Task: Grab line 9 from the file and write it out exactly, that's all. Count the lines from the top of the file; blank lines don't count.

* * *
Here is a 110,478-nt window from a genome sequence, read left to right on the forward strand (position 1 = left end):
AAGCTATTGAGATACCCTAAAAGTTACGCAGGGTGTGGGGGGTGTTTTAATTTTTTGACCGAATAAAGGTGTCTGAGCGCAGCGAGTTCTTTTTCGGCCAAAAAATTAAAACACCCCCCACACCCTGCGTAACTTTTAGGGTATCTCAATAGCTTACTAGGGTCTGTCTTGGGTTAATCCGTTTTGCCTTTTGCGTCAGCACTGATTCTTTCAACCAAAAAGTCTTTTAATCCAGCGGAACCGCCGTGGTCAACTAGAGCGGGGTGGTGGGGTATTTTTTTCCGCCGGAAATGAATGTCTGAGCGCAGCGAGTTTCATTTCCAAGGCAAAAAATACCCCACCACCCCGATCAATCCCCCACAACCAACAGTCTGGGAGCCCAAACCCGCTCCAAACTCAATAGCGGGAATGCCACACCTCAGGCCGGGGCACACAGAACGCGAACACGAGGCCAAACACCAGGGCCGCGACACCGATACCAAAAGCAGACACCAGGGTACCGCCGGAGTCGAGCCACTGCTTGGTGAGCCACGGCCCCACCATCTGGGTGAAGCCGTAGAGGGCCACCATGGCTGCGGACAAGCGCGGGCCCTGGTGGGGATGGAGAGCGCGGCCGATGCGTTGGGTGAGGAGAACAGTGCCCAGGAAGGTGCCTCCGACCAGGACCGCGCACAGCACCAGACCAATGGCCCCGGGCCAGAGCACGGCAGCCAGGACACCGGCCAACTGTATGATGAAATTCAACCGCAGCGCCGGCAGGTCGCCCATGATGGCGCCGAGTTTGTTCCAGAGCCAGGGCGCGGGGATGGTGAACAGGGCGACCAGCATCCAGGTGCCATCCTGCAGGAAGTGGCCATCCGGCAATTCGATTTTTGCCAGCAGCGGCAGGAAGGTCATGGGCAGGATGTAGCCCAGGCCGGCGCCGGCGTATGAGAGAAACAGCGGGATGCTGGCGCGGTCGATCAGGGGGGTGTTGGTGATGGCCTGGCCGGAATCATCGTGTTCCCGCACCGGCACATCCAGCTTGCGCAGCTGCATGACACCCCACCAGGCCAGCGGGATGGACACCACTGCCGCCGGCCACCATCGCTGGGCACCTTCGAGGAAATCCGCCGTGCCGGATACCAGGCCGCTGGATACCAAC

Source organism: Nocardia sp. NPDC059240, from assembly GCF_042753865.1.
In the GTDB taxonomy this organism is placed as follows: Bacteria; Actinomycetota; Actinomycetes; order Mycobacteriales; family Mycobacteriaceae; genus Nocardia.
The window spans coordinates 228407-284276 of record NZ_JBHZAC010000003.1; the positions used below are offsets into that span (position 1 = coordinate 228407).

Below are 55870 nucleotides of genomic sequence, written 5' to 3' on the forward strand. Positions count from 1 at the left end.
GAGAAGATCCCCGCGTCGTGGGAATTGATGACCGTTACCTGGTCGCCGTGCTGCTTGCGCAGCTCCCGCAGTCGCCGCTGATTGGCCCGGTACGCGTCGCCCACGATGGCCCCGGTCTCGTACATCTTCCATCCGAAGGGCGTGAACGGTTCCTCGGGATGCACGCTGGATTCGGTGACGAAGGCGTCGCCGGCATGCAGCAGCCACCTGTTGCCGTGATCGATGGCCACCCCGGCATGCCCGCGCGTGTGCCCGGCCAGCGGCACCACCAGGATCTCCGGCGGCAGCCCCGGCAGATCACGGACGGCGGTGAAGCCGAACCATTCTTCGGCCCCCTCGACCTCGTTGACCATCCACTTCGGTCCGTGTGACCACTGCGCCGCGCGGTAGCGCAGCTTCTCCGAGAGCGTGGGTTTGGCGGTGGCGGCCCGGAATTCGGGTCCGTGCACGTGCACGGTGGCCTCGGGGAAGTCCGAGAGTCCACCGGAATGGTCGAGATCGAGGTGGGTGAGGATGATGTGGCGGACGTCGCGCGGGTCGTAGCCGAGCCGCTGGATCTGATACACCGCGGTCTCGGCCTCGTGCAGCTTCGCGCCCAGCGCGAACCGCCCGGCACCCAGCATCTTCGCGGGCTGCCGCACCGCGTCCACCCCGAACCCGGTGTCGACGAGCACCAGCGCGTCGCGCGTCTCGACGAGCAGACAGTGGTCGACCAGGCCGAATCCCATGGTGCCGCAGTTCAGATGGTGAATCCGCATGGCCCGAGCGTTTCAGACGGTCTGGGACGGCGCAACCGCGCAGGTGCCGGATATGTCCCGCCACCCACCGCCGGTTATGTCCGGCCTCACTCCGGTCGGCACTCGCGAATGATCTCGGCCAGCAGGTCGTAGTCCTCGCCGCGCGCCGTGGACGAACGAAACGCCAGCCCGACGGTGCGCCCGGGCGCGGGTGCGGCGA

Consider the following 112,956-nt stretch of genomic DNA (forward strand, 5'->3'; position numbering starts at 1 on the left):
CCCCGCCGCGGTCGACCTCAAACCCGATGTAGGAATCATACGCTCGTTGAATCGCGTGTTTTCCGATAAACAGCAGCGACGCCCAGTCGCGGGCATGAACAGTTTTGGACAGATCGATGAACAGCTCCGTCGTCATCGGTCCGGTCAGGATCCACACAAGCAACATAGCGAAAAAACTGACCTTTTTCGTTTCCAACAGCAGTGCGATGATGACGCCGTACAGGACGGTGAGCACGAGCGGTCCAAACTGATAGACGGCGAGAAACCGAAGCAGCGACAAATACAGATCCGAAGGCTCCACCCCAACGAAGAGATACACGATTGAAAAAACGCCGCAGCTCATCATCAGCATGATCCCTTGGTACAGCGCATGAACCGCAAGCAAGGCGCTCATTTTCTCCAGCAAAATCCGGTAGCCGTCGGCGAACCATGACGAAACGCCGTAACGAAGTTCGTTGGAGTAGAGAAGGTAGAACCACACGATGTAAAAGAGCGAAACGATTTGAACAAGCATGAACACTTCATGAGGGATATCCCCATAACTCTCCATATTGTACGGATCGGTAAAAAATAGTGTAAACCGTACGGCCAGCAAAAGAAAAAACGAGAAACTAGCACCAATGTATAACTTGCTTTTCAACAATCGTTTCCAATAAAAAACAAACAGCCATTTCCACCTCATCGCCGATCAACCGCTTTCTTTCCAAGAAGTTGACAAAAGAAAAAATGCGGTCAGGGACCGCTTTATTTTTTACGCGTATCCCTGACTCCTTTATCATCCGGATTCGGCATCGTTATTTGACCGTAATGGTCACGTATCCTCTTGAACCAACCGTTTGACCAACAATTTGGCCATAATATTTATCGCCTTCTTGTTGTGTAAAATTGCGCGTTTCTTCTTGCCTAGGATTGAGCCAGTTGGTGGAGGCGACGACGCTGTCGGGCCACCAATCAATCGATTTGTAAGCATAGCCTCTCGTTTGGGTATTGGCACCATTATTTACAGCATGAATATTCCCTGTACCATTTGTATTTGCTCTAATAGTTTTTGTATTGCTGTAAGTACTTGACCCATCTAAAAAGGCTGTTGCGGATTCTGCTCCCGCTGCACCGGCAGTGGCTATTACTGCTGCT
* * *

CCCCGCCGCGGTCGACCTCAAACCCGATGTAGGAATCATACGCTCGTTGAATCGCGTGTTTTCCGATAAACAGCAGCGACGCCCAGTCGCGGGCATGAACAGTTTTGGACAGATCGATGAACAGCTCCGTCGTCATCGGTCCGGTCAGGATCCACACAAGCAACATAGCGAAAAAACTGACCTTTTTCGTTTCCAACAGCAGTGCGATGATGACGCCGTACAGGACGGTGAGCACGAGCGGTCCAAACTGATAGACGGCGAGAAACCGAAGCAGCGACAAATACAGATCCGAAGGCTCCACCCCAACGAAGAGATACACGATTGAAAAAACGCCGCAGCTCATCATCAGCATGATCCCTTGGTACAGCGCATGAACCGCAAGCAAGGCGCTCATTTTCTCCAGCAAAATCCGGTAGCCGTCGGCGAACCATGACGAAACGCCGTAACGAAGTTCGTTGGAGTAGAGAAGGTAGAACCACACGATGTAAAAGAGCGAAACGATTTGAACAAGCATGAACACTTCATGAGGGATATCCCCATAACTCTCCATATTGTACGGATCGGTAAAAAATAGTGTAAACCGTACGGCCAGCAAAAGAAAAAACGAGAAACTAGCACCAATGTATAACTTGCTTTTCAACAATCGTTTCCAATAAAAAACAAACAGCCATTTCCACCTCATCGCCGATCAACCGCTTTCTTTCCAAGAAGTTGACAAAAGAAAAAATGCGGTCAGGGACCGCTTTATTTTTTACGCGTATCCCTGACTCCTTTATCATCCGGATTCGGCATCGTTATTTGACCGTAATGGTCACGTATCCTCTTGAACCAACCGTTTGACCAACAATTTGGCCATAATATTTATCGCCTTCTTGTTGTGTAAAATTGCGCGTTTCTTCTTGCCTAGGATTGAGCCAGTTGGTGGAGGCGACGACGCTGTCGGGCCACCAATCAATCGATTTGTAAGCATAGCCTCTCGTTTGGGTATTGGCACCATTATTTACAGCATGAATATTCCCTGTACCATTTGTATTTGCTCTAATAGTTTTTGTATTGCTGTAAGTACTTGACCCATCTAAAAAGGCTGTTGCGGATTCTGCTCCCGCTGCACCGGCAGTGGCTATTACTGCTGCT